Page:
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January 10, 2011

Hospital visit a huge success

By: Jimmy Robertson

A six-person Tech contingent visited the Joe DiMaggio Children’s Hospital to meet with ailing children as part of an official Orange Bowl function.

Orange Bowl officials raved about the six-person Tech contingent that visited the Joe DiMaggio Children’s Hospital to meet with ailing children as part of an official Orange Bowl function. The Hokies’ group consisted of injured players who weren’t playing in the Orange Bowl – Dyrell Roberts, Lyndell Gibson, Lorenzo Williams, Tony Gregory, Jacob Barron and Kwamaine Battle – and they handed out Tech shirts, hats, footballs and bags, brightening the kids’ day.

“This is a blessing to me,” Gibson said. “It’s a way of giving back. I know when I was a kid, I wanted to see big-time people. It was fun. Being able to be that person who is special to them and to see them, it’s a great thing.”

Gregory, a redshirt freshman who tore his ACL in the North Carolina game, knows what it’s like to be in a hospital. He’s actually torn the ACLs in both of his knees and spent plenty of time in recovery.

“Their situation is much more serious than mine, but I know what it’s like to be laid up,” Gregory said. “You can’t do the things you want to do or see the things you want to see. For someone or an organization to come and shed light or bring joy, it’s a sight to see.”

Players debate bowls vs. playoffs

At the official bowl press conferences in Fort Lauderdale, an Orange Bowl official asked players whether they preferred bowl games or whether they wanted to see a playoff system.

The majority of Tech players interviewed, roughly 12 or so, preferred a playoff system. That contingent included tailback Ryan Williams, defensive tackle John Graves and tight end Andre Smith.

“I know the perks and everything with a bowl game is fun,” Williams said. “You get a lot of gifts and you get to stay in a nice hotel. That’s cool, but I really want to know who is the best team in the nation and I don’t think these bowl games solidify that.

“Just like us. We got beat by JMU and then won 11 straight. Later on in the season, that’s when teams gel and that’s when you find out who’s the best team. That’s why I really wish there was a playoff system.”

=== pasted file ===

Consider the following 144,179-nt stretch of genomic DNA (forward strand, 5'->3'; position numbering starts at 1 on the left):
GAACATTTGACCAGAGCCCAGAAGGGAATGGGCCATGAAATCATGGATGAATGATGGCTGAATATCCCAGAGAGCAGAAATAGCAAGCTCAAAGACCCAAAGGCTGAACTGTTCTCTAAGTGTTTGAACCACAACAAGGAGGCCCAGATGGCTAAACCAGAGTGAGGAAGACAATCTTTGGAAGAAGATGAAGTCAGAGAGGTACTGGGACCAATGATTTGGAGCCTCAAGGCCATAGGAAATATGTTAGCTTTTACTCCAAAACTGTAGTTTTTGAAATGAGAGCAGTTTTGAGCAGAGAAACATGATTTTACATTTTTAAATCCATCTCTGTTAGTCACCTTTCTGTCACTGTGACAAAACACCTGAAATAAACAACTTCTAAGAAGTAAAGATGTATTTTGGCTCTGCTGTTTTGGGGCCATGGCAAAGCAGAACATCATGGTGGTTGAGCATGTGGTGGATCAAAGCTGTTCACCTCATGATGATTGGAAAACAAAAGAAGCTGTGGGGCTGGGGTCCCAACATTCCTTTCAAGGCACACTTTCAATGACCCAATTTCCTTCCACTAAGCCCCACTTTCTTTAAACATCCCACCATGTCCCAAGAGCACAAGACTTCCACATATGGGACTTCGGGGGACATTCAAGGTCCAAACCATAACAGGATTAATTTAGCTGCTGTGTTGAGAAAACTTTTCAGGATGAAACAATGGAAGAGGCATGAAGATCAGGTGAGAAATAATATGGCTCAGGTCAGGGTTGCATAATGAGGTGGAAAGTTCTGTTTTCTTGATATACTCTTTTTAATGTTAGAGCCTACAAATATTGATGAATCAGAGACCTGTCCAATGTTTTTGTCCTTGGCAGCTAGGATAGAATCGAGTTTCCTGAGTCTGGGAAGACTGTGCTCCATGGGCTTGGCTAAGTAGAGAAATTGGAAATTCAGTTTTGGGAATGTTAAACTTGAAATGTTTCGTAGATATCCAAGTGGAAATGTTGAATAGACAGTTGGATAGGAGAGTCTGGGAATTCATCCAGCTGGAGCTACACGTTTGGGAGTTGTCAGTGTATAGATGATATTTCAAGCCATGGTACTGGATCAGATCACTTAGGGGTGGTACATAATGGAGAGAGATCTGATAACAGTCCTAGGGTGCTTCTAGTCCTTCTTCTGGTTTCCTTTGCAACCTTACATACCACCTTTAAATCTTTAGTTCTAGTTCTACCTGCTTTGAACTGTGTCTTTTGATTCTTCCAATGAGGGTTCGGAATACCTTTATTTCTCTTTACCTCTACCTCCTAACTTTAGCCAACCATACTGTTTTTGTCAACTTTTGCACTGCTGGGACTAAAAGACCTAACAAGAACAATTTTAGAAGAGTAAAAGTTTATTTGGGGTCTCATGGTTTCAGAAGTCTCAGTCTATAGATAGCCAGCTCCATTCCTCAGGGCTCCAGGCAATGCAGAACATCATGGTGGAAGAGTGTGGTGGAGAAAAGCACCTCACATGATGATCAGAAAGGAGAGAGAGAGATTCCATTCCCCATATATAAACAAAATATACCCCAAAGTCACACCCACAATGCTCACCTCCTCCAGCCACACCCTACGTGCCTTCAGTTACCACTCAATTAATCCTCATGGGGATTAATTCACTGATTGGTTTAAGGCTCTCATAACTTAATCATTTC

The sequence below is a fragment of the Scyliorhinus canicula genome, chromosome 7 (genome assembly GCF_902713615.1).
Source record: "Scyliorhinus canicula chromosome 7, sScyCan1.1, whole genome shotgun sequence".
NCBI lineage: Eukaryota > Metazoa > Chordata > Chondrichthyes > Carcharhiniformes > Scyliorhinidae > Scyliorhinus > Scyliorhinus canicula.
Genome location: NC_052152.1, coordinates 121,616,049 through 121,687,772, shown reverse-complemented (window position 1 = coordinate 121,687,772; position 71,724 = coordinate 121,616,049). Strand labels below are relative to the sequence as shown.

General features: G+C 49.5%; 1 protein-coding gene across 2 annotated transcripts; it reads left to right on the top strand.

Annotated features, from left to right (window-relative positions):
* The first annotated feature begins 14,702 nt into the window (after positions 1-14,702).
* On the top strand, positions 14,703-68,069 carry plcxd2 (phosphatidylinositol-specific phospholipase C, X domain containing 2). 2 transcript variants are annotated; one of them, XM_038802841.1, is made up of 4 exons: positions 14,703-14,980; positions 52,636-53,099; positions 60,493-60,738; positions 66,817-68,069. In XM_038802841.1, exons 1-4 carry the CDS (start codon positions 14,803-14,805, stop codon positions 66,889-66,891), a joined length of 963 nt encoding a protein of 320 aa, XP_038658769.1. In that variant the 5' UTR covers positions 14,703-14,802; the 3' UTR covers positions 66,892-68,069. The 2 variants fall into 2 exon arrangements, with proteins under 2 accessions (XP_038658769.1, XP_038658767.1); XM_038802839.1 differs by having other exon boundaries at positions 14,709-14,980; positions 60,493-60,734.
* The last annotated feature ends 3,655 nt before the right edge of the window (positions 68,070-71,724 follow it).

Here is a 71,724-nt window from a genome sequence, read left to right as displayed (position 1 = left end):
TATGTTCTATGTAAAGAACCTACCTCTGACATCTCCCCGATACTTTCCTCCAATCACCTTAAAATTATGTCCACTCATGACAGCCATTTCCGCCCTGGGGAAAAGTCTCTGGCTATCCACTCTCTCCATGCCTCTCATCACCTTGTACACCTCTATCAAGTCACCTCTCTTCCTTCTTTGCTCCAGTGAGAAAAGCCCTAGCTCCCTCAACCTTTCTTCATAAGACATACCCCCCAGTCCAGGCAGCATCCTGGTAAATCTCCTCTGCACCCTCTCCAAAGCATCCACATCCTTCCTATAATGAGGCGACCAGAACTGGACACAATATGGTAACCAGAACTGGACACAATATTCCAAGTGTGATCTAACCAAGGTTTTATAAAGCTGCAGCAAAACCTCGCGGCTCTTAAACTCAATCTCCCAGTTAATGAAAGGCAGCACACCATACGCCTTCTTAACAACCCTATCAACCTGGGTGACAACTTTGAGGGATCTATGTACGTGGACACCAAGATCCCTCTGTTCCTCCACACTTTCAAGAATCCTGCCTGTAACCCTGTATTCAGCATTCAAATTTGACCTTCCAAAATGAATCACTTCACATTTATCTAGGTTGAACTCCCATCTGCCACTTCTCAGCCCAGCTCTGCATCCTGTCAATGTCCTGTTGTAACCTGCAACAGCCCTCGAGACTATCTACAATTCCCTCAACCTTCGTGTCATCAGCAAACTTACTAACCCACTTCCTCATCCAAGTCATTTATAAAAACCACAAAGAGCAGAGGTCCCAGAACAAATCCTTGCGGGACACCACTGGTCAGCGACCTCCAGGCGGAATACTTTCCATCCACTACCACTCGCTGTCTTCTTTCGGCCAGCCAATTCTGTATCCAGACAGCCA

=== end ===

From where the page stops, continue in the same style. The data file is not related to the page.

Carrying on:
Those who supported the bowl setup included tailback Darren Evans and rover Davon Morgan. Both felt a playoff would mean too many games for such a physically demanding sport.

“The bowl experience is great,” Morgan said. “There are already enough games, and I think it’s good to get away. I’ve been down here [to the Orange Bowl] three times and I’ve enjoyed it every time.”

Typically, Stanford coach Jim Harbaugh and Tech coach Frank Beamer held opposite views. Beamer has long been an advocate of the bowl system, while Harbaugh prefers a playoff.

Changing positions – again?

After a terrific spring practice as a tight end in 2009, Chris Drager willingly moved to defensive end after Tech’s coaching staff saw a need to develop some depth along the defensive front.

Now, he may be on the move back to his original position.

“It’s hard to say. I guess Coach Beamer and I are going to meet sometime after the bowl,” Drager said three days before Tech’s Orange Bowl appearance. “I know we’ve got a lot of talent at defensive end. Guys like Jimmy Gayle and J.R. Collins have more potential than I do, and they [the coaches] probably want to work more with them.”

The issue is Tech’s lack of depth at tight end. Andre Smith, who caught 20 passes for 195 yards and five touchdowns, departs, and the only returner with any significant experience is Eric Martin. Guys like Randall Dunn and walk-on George George played sparingly.

Drager started 12 games as a defensive end and finished with 34 tackles, including six for a loss, and two sacks. As a tight end in 2008, he caught three passes for 37 yards.

“I love defensive end,” he said. “But I feel like I’m probably better as a tight end. To be a 4-3 defensive end, you’ve got to be freakishly athletic and that’s just not me. I’m a good athlete, but I don’t think I’m a freakish athlete.

“If he [Beamer] decides to move me, then I don’t think it’ll be a big transition. I’m glad I’ve gotten to play both positions. I think that’s given me a better understanding of both positions. I enjoy both, so we’ll see. It’s a win-win situation for me.”